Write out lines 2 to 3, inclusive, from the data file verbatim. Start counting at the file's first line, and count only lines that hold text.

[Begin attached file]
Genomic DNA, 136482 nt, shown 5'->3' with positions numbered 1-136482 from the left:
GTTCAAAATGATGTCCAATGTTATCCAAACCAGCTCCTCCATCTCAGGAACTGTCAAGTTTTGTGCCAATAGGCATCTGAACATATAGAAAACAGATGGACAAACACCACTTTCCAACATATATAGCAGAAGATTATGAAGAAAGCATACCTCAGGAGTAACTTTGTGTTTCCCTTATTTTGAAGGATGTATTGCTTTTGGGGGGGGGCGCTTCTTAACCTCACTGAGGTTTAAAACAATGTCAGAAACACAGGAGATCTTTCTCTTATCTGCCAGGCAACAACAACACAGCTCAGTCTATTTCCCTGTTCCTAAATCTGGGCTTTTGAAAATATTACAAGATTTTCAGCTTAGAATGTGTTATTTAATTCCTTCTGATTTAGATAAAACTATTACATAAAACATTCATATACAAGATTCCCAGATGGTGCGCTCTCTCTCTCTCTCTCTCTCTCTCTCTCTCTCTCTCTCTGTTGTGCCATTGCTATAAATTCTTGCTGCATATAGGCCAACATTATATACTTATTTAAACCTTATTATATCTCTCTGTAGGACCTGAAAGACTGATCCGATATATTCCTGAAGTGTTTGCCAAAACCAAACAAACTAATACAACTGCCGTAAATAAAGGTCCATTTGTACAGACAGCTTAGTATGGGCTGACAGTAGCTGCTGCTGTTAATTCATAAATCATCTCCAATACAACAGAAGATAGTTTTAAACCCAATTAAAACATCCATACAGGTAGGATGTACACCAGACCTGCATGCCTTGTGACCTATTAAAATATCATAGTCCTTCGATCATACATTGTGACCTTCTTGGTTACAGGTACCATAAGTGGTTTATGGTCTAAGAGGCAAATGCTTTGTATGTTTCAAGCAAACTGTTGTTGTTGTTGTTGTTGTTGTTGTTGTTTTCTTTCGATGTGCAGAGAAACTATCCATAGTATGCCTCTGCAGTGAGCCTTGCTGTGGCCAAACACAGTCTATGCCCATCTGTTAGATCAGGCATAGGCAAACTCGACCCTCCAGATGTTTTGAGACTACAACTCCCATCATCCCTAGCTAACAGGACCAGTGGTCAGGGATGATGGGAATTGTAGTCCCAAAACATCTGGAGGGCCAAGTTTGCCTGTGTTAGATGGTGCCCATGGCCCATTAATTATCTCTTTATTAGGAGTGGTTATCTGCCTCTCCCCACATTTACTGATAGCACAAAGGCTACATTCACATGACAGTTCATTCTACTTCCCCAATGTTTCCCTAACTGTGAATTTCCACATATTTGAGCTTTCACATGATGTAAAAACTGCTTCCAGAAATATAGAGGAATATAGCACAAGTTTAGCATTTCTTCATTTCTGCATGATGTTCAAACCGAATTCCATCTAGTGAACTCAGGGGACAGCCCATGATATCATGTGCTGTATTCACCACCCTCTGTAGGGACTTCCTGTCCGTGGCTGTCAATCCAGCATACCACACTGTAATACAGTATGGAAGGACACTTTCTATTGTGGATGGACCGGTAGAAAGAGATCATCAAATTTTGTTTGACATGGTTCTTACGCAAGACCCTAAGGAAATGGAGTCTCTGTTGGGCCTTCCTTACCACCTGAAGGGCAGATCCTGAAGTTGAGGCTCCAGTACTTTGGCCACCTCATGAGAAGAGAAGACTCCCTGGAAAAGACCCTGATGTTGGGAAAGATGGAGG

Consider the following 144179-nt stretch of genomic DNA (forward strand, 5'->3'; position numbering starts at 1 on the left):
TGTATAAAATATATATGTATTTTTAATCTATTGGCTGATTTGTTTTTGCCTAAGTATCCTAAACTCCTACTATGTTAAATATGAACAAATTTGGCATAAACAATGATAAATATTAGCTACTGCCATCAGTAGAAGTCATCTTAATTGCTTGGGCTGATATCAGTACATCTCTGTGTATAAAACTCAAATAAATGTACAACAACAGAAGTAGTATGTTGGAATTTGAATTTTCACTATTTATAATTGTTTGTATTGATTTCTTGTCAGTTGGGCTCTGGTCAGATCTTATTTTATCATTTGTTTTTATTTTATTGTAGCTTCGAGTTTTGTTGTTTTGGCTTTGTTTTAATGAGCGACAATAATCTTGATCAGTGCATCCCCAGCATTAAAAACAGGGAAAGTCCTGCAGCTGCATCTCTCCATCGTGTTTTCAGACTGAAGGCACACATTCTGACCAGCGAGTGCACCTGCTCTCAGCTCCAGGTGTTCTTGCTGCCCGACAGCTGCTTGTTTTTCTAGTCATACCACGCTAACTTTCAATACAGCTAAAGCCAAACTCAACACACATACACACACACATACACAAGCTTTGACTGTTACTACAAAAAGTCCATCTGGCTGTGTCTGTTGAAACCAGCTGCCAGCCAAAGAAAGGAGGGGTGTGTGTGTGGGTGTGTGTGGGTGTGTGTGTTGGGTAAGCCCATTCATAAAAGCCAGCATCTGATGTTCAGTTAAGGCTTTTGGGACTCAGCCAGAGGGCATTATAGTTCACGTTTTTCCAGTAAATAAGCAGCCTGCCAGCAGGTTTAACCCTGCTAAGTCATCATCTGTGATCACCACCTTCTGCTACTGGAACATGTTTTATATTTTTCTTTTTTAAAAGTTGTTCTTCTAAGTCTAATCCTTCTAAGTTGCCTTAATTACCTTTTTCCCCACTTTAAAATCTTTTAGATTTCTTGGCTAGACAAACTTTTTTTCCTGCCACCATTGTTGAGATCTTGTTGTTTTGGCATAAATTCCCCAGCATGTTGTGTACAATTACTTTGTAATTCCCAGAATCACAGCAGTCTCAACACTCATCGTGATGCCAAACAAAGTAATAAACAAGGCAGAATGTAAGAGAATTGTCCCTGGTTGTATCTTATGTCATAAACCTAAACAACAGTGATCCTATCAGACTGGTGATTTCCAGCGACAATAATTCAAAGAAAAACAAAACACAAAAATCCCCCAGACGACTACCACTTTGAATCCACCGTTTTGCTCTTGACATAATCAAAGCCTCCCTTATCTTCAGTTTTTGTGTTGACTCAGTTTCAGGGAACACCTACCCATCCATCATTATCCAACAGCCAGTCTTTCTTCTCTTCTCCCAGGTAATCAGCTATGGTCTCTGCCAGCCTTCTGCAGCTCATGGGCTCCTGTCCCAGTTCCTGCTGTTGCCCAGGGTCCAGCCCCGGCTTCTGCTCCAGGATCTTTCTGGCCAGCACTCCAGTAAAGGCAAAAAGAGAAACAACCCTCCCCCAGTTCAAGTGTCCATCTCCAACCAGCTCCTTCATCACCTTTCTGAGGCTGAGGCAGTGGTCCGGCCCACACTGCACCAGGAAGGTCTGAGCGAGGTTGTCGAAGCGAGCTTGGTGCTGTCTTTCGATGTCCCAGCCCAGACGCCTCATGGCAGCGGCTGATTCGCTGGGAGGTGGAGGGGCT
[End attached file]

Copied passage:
GTTCAAAATGATGTCCAATGTTATCCAAACCAGCTCCTCCATCTCAGGAACTGTCAAGTTTTGTGCCAATAGGCATCTGAACATATAGAAAACAGATGGACAAACACCACTTTCCAACATATATAGCAGAAGATTATGAAGAAAGCATACCTCAGGAGTAACTTTGTGTTTCCCTTATTTTGAAGGATGTATTGCTTTTGGGGGGGGGCGCTTCTTAACCTCACTGAGGTTTAAAACAATGTCAGAAACACAGGAGATCTTTCTCTTATCTGCCAGGCAACAACAACACAGCTCAGTCTATTTCCCTGTTCCTAAATCTGGGCTTTTGAAAATATTACAAGATTTTCAGCTTAGAATGTGTTATTTAATTCCTTCTGATTTAGATAAAACTATTACATAAAACATTCATATACAAGATTCCCAGATGGTGCGCTCTCTCTCTCTCTCTCTCTCTCTCTCTCTCTCTCTCTCTGTTGTGCCATTGCTATAAATTCTTGCTGCATATAGGCCAACATTATATACTTATTTAAACCTTATTATATCTCTCTGTAGGACCTGAAAGACTGATCCGATATATTCCTGAAGTGTTTGCCAAAACCAAACAAACTAATACAACTGCCGTAAATAAAGGTCCATTTGTACAGACAGCTTAGTATGGGCTGACAGTAGCTGCTGCTGTTAATTCATAAATCATCTCCAATACAACAGAAGATAGTTTTAAACCCAATTAAAACATCCATACAGGTAGGATGTACACCAGACCTGCATGCCTTGTGACCTATTAAAATATCATAGTCCTTCGATCATACATTGTGACCTTCTTGGTTACAGGTACCATAAGTGGTTTATGGTCTAAGAGGCAAATGCTTTGTATGTTTCAAGCAAACTGTTGTTGTTGTTGTTGTTGTTGTTGTTGTTTTCTTTCGATGTGCAGAGAAACTATCCATAGTATGCCTCTGCAGTGAGCCTTGCTGTGGCCAAACACAGTCTATGCCCATCTGTTAGATCAGGCATAGGCAAACTCGACCCTCCAGATGTTTTGAGACTACAACTCCCATCATCCCTAGCTAACAGGACCAGTGGTCAGGGATGATGGGAATTGTAGTCCCAAAACATCTGGAGGGCCAAGTTTGCCTGTGTTAGATGGTGCCCATGGCCCATTAATTATCTCTTTATTAGGAGTGGTTATCTGCCTCTCCCCACATTTACTGATAGCACAAAGGCTACATTCACATGACAGTTCATTCTACTTCCCCAATGTTTCCCTAACTGTGAATTTCCACATATTTGAGCTTTCACATGATGTAAAAACTGCTTCCAGAAATATAGAGGAATATAGCACAAGTTTAGCATTTCTTCATTTCTGCATGATGTTCAAACCGAATTCCATCTAGTGAACTCAGGGGACAGCCCATGATATCATGTGCTGTATTCACCACCCTCTGTAGGGACTTCCTGTCCGTGGCTGTCAATCCAGCATACCACACTGTAATACAGTATGGAAGGACACTTTCTATTGTGGATGGACCGGTAGAAAGAGATCATCAAATTTTGTTTGACATGGTTCTTACGCAAGACCCTAAGGAAATGGAGTCTCTGTTGGGCCTTCCTTACCACCTGAAGGGCAGATCCTGAAGTTGAGGCTCCAGTACTTTGGCCACCTCATGAGAAGAGAAGACTCCCTGGAAAAGACCCTGATGTTGGGAAAGATGGAGG

Consider the following 144179-nt stretch of genomic DNA (forward strand, 5'->3'; position numbering starts at 1 on the left):